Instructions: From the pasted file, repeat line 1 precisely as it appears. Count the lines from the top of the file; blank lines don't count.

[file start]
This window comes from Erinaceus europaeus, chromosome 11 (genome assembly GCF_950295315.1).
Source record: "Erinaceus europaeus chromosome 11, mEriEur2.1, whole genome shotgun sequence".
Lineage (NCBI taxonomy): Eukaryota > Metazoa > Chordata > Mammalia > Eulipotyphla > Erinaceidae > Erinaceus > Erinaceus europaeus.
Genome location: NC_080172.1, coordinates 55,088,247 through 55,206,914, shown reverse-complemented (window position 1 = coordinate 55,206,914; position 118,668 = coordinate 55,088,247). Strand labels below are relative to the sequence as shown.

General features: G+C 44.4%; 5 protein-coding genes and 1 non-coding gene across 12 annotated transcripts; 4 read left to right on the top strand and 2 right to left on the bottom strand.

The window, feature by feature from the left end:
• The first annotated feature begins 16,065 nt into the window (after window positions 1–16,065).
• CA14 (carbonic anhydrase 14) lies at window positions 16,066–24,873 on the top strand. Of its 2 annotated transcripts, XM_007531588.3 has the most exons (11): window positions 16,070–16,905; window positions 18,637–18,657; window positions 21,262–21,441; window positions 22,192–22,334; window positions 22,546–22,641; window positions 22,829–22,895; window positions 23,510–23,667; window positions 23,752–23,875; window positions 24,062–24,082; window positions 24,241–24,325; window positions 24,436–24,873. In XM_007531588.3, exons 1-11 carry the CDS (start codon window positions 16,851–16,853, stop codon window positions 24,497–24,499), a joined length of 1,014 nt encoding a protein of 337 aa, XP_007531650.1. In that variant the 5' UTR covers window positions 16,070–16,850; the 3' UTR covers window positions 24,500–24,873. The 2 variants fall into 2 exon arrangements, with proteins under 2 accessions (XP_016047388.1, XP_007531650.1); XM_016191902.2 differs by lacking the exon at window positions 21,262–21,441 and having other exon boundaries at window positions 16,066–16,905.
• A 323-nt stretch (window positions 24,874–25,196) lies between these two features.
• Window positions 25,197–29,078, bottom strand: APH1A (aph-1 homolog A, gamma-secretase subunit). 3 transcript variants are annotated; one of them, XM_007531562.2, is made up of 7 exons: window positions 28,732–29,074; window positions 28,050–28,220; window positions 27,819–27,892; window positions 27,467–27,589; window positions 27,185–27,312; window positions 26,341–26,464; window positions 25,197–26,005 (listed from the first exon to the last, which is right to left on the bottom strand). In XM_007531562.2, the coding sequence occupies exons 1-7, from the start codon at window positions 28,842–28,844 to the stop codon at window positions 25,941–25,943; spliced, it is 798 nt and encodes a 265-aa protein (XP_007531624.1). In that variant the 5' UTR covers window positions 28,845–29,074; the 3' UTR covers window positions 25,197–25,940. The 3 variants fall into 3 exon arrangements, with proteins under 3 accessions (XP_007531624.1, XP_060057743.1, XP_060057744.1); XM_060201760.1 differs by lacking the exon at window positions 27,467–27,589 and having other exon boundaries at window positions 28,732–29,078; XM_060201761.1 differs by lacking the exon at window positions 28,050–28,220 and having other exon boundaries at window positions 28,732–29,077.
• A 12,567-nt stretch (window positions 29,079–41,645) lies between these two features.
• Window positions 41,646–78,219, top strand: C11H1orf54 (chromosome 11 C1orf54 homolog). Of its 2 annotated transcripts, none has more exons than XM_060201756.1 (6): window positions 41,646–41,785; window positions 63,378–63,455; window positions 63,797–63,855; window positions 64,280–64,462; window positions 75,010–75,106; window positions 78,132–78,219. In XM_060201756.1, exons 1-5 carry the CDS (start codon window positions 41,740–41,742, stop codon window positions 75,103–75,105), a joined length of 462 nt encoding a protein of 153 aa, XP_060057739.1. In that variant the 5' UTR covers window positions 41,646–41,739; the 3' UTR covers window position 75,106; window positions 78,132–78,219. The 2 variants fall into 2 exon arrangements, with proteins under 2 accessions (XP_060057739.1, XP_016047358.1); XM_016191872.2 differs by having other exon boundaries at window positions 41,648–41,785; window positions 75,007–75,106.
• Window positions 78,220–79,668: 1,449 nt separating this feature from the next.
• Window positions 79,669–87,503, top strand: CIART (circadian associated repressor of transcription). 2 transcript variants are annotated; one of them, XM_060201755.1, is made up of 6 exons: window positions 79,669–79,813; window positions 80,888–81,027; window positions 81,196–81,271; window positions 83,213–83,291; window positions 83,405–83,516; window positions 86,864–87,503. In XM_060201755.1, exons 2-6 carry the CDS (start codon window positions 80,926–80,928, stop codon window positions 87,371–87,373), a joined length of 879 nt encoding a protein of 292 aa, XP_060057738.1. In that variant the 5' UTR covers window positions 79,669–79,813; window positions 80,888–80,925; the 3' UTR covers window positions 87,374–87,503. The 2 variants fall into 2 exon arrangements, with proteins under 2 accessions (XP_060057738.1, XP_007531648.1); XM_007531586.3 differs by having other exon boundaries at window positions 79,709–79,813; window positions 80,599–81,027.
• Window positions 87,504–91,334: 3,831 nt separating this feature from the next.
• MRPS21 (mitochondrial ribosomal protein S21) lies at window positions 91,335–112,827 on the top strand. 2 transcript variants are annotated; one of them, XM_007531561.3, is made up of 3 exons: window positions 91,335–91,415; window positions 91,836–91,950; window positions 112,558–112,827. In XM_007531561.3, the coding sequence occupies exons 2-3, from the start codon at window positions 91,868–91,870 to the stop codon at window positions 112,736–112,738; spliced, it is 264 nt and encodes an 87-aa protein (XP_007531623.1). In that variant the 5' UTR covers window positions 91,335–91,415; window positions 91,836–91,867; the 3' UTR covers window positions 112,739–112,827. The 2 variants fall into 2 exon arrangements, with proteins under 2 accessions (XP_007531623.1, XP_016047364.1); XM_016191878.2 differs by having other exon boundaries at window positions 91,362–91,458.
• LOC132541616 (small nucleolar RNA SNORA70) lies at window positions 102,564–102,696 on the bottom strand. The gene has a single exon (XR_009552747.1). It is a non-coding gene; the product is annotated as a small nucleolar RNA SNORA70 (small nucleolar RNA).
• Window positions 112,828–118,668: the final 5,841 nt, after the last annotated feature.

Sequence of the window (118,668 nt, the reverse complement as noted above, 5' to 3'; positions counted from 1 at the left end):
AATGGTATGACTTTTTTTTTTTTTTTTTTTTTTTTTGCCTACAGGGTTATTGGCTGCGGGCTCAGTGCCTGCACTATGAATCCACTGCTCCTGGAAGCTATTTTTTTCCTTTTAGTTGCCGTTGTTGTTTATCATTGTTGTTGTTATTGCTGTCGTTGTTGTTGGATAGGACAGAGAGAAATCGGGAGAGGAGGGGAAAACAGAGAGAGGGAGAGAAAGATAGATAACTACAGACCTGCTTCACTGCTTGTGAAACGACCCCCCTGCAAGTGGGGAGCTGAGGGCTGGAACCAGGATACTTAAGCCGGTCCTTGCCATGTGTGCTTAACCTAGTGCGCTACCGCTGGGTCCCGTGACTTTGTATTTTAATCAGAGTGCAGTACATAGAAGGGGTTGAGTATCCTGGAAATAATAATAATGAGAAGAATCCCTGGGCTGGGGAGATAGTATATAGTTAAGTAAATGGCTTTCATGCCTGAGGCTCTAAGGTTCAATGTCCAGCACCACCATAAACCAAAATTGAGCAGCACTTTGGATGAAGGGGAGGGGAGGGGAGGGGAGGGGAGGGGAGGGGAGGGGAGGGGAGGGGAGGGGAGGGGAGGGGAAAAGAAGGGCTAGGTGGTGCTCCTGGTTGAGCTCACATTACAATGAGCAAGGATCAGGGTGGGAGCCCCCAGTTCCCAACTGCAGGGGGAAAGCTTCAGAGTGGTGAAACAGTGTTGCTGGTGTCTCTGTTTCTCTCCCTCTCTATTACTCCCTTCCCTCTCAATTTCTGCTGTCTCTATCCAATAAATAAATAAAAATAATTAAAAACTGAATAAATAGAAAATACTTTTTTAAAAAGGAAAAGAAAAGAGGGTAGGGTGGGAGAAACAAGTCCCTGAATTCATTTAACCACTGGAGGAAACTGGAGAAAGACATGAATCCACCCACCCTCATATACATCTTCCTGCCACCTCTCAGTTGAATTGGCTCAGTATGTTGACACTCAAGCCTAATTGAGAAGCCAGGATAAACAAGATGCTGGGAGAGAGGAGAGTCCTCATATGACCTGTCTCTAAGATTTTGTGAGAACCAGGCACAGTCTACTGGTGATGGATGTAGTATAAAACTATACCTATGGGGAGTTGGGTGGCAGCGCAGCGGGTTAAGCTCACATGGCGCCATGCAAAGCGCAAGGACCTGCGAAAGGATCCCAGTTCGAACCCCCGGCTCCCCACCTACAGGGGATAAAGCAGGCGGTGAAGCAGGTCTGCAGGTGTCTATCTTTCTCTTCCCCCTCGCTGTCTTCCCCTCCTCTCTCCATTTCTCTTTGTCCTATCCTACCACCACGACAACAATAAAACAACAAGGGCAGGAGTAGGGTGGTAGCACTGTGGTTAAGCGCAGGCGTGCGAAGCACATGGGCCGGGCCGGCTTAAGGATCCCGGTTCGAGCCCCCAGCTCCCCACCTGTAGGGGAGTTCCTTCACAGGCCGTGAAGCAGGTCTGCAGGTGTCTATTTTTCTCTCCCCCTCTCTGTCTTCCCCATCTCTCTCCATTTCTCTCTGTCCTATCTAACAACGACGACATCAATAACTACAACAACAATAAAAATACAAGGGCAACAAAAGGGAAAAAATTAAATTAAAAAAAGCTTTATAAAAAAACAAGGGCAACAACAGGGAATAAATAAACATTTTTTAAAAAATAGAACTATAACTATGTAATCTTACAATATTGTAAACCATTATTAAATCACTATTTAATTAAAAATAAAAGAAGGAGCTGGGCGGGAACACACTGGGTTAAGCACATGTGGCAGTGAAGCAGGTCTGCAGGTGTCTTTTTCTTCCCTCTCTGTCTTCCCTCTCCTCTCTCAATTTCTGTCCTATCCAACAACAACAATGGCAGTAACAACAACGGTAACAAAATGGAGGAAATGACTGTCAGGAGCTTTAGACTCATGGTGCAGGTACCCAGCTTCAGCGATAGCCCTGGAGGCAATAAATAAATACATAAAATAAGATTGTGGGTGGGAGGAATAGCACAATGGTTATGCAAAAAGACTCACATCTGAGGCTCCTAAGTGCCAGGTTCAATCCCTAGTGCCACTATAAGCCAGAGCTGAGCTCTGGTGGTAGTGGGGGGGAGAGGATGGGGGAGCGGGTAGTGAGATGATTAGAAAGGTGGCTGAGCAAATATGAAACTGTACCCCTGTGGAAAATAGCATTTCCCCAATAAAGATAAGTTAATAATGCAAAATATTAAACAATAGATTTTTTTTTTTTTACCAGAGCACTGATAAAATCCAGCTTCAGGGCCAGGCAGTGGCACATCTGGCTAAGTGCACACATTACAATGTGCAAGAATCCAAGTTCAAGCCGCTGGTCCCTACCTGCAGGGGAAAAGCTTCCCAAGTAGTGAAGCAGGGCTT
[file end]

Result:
This window comes from Erinaceus europaeus, chromosome 11 (genome assembly GCF_950295315.1).